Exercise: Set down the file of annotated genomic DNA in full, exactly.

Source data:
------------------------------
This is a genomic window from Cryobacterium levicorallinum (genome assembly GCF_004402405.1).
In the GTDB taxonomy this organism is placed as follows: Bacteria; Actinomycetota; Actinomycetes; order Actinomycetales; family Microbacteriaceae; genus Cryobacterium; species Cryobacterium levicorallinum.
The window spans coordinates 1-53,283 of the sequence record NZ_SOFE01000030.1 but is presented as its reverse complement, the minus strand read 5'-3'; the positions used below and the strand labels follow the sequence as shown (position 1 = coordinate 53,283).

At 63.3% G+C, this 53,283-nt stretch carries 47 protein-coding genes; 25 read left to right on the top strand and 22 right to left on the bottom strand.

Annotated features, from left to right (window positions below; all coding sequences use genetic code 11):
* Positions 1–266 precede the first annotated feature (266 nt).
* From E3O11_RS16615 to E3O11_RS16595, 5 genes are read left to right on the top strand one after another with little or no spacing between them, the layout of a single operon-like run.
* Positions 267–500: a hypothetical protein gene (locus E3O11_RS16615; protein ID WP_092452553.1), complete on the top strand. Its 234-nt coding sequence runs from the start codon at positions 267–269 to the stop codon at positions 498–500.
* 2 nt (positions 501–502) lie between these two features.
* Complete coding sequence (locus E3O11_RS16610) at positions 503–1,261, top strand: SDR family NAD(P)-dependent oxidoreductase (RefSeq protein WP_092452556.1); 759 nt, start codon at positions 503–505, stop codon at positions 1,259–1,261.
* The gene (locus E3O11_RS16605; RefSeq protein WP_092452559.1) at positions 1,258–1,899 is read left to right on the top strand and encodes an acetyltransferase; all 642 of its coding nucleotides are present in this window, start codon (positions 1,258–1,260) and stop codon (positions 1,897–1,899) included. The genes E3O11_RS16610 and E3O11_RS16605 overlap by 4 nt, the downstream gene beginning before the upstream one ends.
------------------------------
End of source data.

This is a genomic window from Cryobacterium levicorallinum (genome assembly GCF_004402405.1).
In the GTDB taxonomy this organism is placed as follows: Bacteria; Actinomycetota; Actinomycetes; order Actinomycetales; family Microbacteriaceae; genus Cryobacterium; species Cryobacterium levicorallinum.
The window spans coordinates 1-53,283 of the sequence record NZ_SOFE01000030.1 but is presented as its reverse complement, the minus strand read 5'-3'; the positions used below and the strand labels follow the sequence as shown (position 1 = coordinate 53,283).

At 63.3% G+C, this 53,283-nt stretch carries 47 protein-coding genes; 25 read left to right on the top strand and 22 right to left on the bottom strand.

Annotated features, from left to right (window positions below; all coding sequences use genetic code 11):
* Positions 1–266 precede the first annotated feature (266 nt).
* From E3O11_RS16615 to E3O11_RS16595, 5 genes are read left to right on the top strand one after another with little or no spacing between them, the layout of a single operon-like run.
* Positions 267–500: a hypothetical protein gene (locus E3O11_RS16615; protein ID WP_092452553.1), complete on the top strand. Its 234-nt coding sequence runs from the start codon at positions 267–269 to the stop codon at positions 498–500.
* 2 nt (positions 501–502) lie between these two features.
* Complete coding sequence (locus E3O11_RS16610) at positions 503–1,261, top strand: SDR family NAD(P)-dependent oxidoreductase (RefSeq protein WP_092452556.1); 759 nt, start codon at positions 503–505, stop codon at positions 1,259–1,261.
* The gene (locus E3O11_RS16605; RefSeq protein WP_092452559.1) at positions 1,258–1,899 is read left to right on the top strand and encodes an acetyltransferase; all 642 of its coding nucleotides are present in this window, start codon (positions 1,258–1,260) and stop codon (positions 1,897–1,899) included. The genes E3O11_RS16610 and E3O11_RS16605 overlap by 4 nt, the downstream gene beginning before the upstream one ends.